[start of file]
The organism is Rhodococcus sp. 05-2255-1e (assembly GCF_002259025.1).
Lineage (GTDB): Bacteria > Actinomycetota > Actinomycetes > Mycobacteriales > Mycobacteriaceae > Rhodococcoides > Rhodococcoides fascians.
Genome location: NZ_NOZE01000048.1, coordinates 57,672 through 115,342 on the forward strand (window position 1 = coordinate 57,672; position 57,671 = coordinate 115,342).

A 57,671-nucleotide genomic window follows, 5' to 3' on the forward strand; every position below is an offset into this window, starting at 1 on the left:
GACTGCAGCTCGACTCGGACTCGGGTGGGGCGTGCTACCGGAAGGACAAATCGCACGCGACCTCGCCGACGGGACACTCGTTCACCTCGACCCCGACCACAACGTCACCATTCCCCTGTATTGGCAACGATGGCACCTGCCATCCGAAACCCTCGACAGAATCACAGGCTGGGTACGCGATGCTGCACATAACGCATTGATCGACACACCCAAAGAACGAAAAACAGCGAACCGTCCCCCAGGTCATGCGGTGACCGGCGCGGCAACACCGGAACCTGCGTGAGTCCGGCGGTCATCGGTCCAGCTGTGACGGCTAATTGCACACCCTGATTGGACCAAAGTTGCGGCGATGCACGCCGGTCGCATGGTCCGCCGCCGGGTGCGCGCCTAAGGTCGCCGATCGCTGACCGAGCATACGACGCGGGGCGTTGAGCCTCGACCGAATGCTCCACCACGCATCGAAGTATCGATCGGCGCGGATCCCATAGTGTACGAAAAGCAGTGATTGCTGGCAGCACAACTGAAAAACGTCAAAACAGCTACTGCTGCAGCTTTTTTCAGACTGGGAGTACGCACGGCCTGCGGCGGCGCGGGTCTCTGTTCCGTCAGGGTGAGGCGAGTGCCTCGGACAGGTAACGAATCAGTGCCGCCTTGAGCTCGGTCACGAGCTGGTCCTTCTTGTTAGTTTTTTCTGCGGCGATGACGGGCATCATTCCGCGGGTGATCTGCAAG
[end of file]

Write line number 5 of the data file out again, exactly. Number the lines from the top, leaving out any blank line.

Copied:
GACTGCAGCTCGACTCGGACTCGGGTGGGGCGTGCTACCGGAAGGACAAATCGCACGCGACCTCGCCGACGGGACACTCGTTCACCTCGACCCCGACCACAACGTCACCATTCCCCTGTATTGGCAACGATGGCACCTGCCATCCGAAACCCTCGACAGAATCACAGGCTGGGTACGCGATGCTGCACATAACGCATTGATCGACACACCCAAAGAACGAAAAACAGCGAACCGTCCCCCAGGTCATGCGGTGACCGGCGCGGCAACACCGGAACCTGCGTGAGTCCGGCGGTCATCGGTCCAGCTGTGACGGCTAATTGCACACCCTGATTGGACCAAAGTTGCGGCGATGCACGCCGGTCGCATGGTCCGCCGCCGGGTGCGCGCCTAAGGTCGCCGATCGCTGACCGAGCATACGACGCGGGGCGTTGAGCCTCGACCGAATGCTCCACCACGCATCGAAGTATCGATCGGCGCGGATCCCATAGTGTACGAAAAGCAGTGATTGCTGGCAGCACAACTGAAAAACGTCAAAACAGCTACTGCTGCAGCTTTTTTCAGACTGGGAGTACGCACGGCCTGCGGCGGCGCGGGTCTCTGTTCCGTCAGGGTGAGGCGAGTGCCTCGGACAGGTAACGAATCAGTGCCGCCTTGAGCTCGGTCACGAGCTGGTCCTTCTTGTTAGTTTTTTCTGCGGCGATGACGGGCATCATTCCGCGGGTGATCTGCAAG